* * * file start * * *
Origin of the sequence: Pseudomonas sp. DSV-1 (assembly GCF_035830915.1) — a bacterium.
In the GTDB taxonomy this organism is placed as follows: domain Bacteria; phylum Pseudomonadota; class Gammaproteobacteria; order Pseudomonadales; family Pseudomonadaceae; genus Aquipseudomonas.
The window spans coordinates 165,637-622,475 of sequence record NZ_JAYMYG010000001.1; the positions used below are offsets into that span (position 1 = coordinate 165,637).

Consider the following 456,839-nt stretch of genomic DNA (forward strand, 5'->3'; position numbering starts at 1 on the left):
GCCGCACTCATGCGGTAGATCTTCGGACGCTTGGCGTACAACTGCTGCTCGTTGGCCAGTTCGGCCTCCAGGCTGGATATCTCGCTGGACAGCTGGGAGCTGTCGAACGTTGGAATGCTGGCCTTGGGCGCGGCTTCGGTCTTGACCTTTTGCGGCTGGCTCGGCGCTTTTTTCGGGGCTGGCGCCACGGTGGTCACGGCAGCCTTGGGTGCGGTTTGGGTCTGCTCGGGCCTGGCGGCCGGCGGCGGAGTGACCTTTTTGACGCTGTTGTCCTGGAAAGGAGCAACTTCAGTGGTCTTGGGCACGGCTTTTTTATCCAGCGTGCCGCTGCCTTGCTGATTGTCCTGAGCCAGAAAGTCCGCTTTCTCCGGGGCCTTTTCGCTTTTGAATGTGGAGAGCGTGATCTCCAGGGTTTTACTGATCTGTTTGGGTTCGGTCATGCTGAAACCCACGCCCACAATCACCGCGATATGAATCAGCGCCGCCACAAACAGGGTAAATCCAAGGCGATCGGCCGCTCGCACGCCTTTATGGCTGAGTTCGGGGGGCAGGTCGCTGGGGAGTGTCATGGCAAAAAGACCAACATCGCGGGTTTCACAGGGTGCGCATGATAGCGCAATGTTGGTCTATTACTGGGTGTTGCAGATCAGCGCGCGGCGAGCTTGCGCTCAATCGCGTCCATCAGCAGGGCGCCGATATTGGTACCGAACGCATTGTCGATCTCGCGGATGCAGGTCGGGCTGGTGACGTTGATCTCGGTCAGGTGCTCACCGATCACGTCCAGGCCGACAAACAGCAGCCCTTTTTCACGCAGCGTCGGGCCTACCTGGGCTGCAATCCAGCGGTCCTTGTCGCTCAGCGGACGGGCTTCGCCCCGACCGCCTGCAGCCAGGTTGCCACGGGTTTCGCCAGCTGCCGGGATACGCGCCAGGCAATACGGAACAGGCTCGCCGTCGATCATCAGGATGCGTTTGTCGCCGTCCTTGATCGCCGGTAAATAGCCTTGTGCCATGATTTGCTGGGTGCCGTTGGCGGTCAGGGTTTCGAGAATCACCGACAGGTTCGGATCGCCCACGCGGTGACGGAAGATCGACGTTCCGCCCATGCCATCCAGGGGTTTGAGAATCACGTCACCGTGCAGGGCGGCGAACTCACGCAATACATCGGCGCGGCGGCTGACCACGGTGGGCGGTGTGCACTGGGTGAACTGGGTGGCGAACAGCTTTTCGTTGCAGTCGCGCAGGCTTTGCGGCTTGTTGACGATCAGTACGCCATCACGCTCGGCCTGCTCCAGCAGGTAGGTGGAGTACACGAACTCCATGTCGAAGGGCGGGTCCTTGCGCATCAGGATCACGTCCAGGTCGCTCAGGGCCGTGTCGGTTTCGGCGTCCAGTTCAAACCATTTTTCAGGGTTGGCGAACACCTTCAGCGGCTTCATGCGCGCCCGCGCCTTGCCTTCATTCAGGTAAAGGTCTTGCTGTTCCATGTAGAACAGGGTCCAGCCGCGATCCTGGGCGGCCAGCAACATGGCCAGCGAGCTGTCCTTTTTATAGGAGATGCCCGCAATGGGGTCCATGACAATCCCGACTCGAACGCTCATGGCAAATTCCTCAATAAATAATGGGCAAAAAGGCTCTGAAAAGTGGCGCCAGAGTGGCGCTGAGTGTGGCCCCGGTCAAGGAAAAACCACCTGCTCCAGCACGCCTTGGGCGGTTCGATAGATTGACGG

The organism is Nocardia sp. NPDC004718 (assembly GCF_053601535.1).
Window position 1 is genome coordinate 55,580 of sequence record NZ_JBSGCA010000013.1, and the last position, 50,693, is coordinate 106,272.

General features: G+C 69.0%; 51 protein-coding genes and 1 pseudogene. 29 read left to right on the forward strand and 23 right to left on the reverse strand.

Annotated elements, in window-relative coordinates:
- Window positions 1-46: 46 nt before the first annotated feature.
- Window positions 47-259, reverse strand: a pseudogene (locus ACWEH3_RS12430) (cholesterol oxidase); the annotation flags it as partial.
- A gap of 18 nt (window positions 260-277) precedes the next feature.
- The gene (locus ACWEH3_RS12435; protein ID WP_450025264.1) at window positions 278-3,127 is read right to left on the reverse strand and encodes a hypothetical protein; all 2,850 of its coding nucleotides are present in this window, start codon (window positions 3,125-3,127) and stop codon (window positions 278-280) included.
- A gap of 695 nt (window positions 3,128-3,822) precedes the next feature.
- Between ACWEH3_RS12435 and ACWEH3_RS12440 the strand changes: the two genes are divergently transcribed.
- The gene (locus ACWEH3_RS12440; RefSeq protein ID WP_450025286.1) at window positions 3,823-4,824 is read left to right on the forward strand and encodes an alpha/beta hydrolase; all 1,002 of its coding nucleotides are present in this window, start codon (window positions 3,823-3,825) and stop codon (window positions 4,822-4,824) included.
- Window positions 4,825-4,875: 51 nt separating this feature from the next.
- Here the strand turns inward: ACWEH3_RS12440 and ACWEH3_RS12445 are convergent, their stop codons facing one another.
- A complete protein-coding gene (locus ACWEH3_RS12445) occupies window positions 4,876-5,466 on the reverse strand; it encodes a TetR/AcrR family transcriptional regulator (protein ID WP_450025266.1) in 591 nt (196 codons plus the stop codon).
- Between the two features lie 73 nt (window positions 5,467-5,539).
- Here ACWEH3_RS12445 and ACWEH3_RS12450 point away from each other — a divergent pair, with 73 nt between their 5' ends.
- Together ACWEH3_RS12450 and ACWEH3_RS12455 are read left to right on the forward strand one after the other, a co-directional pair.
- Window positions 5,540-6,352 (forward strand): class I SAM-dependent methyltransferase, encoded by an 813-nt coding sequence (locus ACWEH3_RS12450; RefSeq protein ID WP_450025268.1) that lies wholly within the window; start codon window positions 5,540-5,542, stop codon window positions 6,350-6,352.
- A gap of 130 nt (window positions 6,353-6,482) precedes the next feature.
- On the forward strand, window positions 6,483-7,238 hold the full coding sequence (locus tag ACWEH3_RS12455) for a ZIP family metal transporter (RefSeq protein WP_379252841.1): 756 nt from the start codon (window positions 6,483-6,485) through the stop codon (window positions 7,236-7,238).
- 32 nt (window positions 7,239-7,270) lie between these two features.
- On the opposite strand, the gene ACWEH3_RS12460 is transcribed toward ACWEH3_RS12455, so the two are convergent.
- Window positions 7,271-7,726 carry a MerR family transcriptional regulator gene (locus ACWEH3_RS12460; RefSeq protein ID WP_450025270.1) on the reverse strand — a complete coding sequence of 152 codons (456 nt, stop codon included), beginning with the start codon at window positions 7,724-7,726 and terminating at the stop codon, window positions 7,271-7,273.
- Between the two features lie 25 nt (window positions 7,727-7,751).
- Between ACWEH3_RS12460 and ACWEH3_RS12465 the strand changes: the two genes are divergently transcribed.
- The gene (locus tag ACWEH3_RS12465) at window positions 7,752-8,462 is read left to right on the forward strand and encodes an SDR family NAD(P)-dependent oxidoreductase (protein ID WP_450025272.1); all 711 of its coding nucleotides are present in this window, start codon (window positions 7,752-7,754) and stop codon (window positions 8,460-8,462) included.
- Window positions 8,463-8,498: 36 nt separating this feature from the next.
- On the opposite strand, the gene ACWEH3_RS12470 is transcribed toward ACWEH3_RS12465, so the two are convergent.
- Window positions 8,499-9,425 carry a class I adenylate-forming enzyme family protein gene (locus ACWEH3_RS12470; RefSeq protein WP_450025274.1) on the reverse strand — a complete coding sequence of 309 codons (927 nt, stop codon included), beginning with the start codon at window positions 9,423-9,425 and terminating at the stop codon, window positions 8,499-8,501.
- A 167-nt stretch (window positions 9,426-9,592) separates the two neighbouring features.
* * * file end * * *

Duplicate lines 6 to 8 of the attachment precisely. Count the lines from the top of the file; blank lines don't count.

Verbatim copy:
The organism is Nocardia sp. NPDC004718 (assembly GCF_053601535.1).
Window position 1 is genome coordinate 55,580 of sequence record NZ_JBSGCA010000013.1, and the last position, 50,693, is coordinate 106,272.

General features: G+C 69.0%; 51 protein-coding genes and 1 pseudogene. 29 read left to right on the forward strand and 23 right to left on the reverse strand.